Fungal Diversity

, Volume 66, Issue 1, pp 1–36 | Cite as

The sooty moulds

  • Putarak Chomnunti
  • Sinang Hongsanan
  • Begoña Aguirre-Hudson
  • Qing Tian
  • Derek Peršoh
  • Manpreet K. Dhami
  • Aisyah S. Alias
  • Jianchu XuEmail author
  • Xingzhong Liu
  • Marc Stadler
  • Kevin D. HydeEmail author


Sooty moulds are a remarkable, but poorly understood group of fungi. They coat fruits and leaves superficially with black mycelia, which reduces photosynthesis rates of host plants. Few researchers have, however, tried to quantify their economic importance. Sooty moulds have been well-studied at the morphological level, but they are poorly represented in a natural classification based on phylogeny. Representatives are presently known in Antennulariellaceae, Capnodiaceae, Chaetothyriaceae, Coccodiniaceae, Euantennariaceae, Metacapnodiaceae and Trichomeriaceae and several miscellaneous genera. However, molecular data is available for only five families. Most sooty mould colonies comprise numerous species and thus it is hard to confirm relationships between genera or sexual and asexual states. Future studies need to obtain single spore isolates of species to test their phylogenetic affinities and linkages between morphs. Next generation sequencing has shown sooty mould colonies to contain many more fungal species than expected, but it is not clear which species are dominant or active in the communities. They are more common in tropical, subtropical and warm temperate regions and thus their prevalence in temperate regions is likely to increase with global warming. Sooty moulds are rarely parasitized by fungicolous taxa and these may have biocontrol potential. They apparently grow in extreme environments and may be xerophilic. This needs testing as xerophilic taxa may be of interest for industrial applications. Sooty moulds grow on sugars and appear to out-compete typical “weed” fungi and bacteria. They may produce antibiotics for this purpose and their biochemical potential for obtaining novel bioactive compounds for medical application is underexplored.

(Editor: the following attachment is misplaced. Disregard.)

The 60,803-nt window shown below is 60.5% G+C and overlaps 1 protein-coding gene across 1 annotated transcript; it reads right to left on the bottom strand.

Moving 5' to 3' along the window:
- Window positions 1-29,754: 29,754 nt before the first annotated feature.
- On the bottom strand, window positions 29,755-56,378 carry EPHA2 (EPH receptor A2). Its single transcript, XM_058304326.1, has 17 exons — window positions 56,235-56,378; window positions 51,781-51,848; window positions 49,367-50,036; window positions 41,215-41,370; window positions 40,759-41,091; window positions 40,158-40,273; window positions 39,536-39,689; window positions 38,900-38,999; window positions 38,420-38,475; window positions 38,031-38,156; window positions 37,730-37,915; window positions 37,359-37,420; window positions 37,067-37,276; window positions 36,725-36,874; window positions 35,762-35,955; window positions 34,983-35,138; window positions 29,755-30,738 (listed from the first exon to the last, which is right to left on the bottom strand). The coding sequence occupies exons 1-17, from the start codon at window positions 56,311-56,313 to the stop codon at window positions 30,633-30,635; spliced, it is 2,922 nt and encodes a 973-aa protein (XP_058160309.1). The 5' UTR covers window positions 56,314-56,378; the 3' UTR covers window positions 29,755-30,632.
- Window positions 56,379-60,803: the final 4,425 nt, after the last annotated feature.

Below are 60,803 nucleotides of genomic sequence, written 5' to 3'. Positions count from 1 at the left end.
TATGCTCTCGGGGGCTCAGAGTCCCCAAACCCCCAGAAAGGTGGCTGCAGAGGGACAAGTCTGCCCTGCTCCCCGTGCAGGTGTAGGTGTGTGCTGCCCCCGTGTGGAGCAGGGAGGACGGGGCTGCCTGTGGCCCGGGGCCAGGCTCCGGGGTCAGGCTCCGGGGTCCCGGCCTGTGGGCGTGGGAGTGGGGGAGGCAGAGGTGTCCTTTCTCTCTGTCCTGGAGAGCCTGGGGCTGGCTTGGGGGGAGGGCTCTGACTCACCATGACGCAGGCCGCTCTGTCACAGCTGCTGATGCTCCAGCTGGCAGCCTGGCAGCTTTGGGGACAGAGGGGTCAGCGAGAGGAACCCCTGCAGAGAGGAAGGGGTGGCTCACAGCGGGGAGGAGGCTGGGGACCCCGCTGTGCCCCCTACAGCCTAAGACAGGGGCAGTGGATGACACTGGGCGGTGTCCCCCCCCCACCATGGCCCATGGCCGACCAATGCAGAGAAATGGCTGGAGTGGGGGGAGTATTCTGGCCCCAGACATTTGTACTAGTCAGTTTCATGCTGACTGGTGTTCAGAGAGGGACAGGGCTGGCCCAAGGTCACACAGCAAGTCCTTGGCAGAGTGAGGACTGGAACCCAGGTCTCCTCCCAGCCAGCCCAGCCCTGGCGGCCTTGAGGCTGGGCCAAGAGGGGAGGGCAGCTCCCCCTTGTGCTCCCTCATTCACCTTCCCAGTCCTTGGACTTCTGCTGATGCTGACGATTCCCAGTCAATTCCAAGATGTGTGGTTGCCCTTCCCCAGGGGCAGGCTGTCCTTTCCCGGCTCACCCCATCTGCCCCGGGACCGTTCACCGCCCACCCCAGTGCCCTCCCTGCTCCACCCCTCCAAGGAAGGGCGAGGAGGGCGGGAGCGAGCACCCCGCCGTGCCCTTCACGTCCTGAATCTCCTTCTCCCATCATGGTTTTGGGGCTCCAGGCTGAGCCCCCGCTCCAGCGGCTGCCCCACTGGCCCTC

Antibiotics Capnodiales Chaetothyriales Global warming Life cycle Phylogeny Xerophiles 



This work was carried out using a grant to the first author by the Office of the Higher Education Commission of Thailand. We would like to thank DJ Bhat who encouraged and advised on many parts of this paper; Cecile Gueidan who advised on the phylogeny part; Saranyaphat Boonmee for observing herbarium specimens from BPI; and Bevan Weir and Patrick Garvey for discussions and comments on next generation sequencing and NZ sooty moulds sections. The curator of K and PDD are especially thanked for loaning herbarium specimens. H. Voglmayr & W. Jaklitsch are thanked for supplying a fresh collection. Additional support is also from the CGIAR Research Program 6: Forests, Trees and Agroforestry.

Supplementary material

13225_2014_278_MOESM1_ESM.docx (27 kb)
Supplementary Table 1 (DOCX 26 kb)


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Copyright information

© Mushroom Research Foundation 2014

Authors and Affiliations

  • Putarak Chomnunti
    • 1
    • 2
  • Sinang Hongsanan
    • 2
  • Begoña Aguirre-Hudson
    • 3
  • Qing Tian
    • 2
  • Derek Peršoh
    • 4
  • Manpreet K. Dhami
    • 5
  • Aisyah S. Alias
    • 6
  • Jianchu Xu
    • 1
    • 9
    Email author
  • Xingzhong Liu
    • 7
  • Marc Stadler
    • 8
  • Kevin D. Hyde
    • 1
    • 2
    Email author
  1. 1.Key Laboratory for Plant Biodiversity and Biogeography of East Asia, Kunming Institute of BotanyChinese Academy of ScienceKunmingChina
  2. 2.Institute of Excellence in Fungal Research, and School of ScienceMae Fah Luang UniversityMuangThailand
  3. 3.Jodrell LaboratoryRoyal Botanic GardensSurreyUK
  4. 4.Department of MycologyUniversity of BayreuthBayreuthGermany
  5. 5.Plant Health and Environment LaboratoryMinistry for Primary IndustriesAucklandNew Zealand
  6. 6.Institute of Ocean and Earth Sciences (IOES), C308, Institute of Postgraduate Studies BuildingUniversity of MalayaKuala LumpurMalaysia
  7. 7.State Key Laboratory of Mycology, Institute of MicrobiologyChinese Academy of SciencesBeijingPeople’s Republic of China
  8. 8.Department Microbial DrugsHelmholtz-Centre for Infection Research and Technical University of BraunschweigBraunschweigGermany
  9. 9.World Agroforestry CenterEast and Central AsiaKunmingChina

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